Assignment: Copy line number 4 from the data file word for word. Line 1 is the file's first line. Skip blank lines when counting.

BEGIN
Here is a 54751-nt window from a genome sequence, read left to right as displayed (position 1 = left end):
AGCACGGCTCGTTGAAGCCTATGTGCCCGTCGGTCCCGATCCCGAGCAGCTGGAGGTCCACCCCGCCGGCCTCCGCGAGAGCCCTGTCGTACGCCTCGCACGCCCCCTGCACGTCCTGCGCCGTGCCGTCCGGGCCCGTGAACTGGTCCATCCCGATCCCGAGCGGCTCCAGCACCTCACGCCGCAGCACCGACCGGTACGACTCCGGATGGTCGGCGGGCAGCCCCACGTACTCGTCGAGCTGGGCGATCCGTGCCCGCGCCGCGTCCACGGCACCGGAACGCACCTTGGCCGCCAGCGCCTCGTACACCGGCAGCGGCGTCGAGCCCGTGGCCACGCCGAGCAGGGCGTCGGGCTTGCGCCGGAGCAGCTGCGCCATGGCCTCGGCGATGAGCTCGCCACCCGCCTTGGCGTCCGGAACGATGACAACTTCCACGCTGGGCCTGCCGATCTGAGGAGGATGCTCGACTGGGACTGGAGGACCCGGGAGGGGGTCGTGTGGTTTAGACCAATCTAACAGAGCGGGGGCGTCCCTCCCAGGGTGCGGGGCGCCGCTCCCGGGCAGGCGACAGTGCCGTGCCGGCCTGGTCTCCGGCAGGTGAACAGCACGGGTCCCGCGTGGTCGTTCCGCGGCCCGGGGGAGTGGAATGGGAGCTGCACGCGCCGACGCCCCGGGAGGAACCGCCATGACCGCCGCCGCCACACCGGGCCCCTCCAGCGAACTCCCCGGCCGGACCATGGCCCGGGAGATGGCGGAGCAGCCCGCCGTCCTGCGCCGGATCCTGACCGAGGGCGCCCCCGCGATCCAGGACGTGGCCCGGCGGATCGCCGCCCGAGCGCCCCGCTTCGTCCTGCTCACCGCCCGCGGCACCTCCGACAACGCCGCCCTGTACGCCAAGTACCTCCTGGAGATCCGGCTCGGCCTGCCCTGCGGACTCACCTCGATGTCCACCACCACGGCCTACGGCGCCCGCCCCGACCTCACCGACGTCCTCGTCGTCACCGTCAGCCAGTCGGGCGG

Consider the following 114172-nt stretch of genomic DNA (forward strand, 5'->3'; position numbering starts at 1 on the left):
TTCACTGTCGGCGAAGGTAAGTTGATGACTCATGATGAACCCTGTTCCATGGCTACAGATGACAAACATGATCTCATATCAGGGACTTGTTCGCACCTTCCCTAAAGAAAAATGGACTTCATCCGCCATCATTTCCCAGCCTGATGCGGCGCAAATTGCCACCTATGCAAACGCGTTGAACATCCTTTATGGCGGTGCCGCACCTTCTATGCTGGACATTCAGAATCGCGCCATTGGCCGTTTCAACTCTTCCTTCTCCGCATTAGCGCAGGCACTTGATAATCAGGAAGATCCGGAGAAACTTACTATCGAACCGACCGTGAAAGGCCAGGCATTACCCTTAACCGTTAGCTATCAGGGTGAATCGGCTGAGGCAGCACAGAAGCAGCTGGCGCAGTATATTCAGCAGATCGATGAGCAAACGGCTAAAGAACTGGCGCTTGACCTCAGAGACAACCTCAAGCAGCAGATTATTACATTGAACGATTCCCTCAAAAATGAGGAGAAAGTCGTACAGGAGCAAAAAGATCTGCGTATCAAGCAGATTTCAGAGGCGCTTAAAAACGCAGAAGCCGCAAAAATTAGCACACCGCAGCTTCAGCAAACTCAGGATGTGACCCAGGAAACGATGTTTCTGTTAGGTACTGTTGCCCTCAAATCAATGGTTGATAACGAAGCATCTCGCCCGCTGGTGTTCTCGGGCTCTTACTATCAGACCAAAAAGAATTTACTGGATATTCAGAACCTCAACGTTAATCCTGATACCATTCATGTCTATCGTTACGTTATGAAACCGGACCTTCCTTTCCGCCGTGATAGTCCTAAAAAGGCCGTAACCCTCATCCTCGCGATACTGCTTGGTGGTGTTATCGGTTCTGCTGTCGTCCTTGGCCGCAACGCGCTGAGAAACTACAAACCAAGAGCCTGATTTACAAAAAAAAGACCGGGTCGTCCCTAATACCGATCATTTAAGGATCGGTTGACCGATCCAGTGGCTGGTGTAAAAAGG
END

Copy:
TTCACTGTCGGCGAAGGTAAGTTGATGACTCATGATGAACCCTGTTCCATGGCTACAGATGACAAACATGATCTCATATCAGGGACTTGTTCGCACCTTCCCTAAAGAAAAATGGACTTCATCCGCCATCATTTCCCAGCCTGATGCGGCGCAAATTGCCACCTATGCAAACGCGTTGAACATCCTTTATGGCGGTGCCGCACCTTCTATGCTGGACATTCAGAATCGCGCCATTGGCCGTTTCAACTCTTCCTTCTCCGCATTAGCGCAGGCACTTGATAATCAGGAAGATCCGGAGAAACTTACTATCGAACCGACCGTGAAAGGCCAGGCATTACCCTTAACCGTTAGCTATCAGGGTGAATCGGCTGAGGCAGCACAGAAGCAGCTGGCGCAGTATATTCAGCAGATCGATGAGCAAACGGCTAAAGAACTGGCGCTTGACCTCAGAGACAACCTCAAGCAGCAGATTATTACATTGAACGATTCCCTCAAAAATGAGGAGAAAGTCGTACAGGAGCAAAAAGATCTGCGTATCAAGCAGATTTCAGAGGCGCTTAAAAACGCAGAAGCCGCAAAAATTAGCACACCGCAGCTTCAGCAAACTCAGGATGTGACCCAGGAAACGATGTTTCTGTTAGGTACTGTTGCCCTCAAATCAATGGTTGATAACGAAGCATCTCGCCCGCTGGTGTTCTCGGGCTCTTACTATCAGACCAAAAAGAATTTACTGGATATTCAGAACCTCAACGTTAATCCTGATACCATTCATGTCTATCGTTACGTTATGAAACCGGACCTTCCTTTCCGCCGTGATAGTCCTAAAAAGGCCGTAACCCTCATCCTCGCGATACTGCTTGGTGGTGTTATCGGTTCTGCTGTCGTCCTTGGCCGCAACGCGCTGAGAAACTACAAACCAAGAGCCTGATTTACAAAAAAAAGACCGGGTCGTCCCTAATACCGATCATTTAAGGATCGGTTGACCGATCCAGTGGCTGGTGTAAAAAGG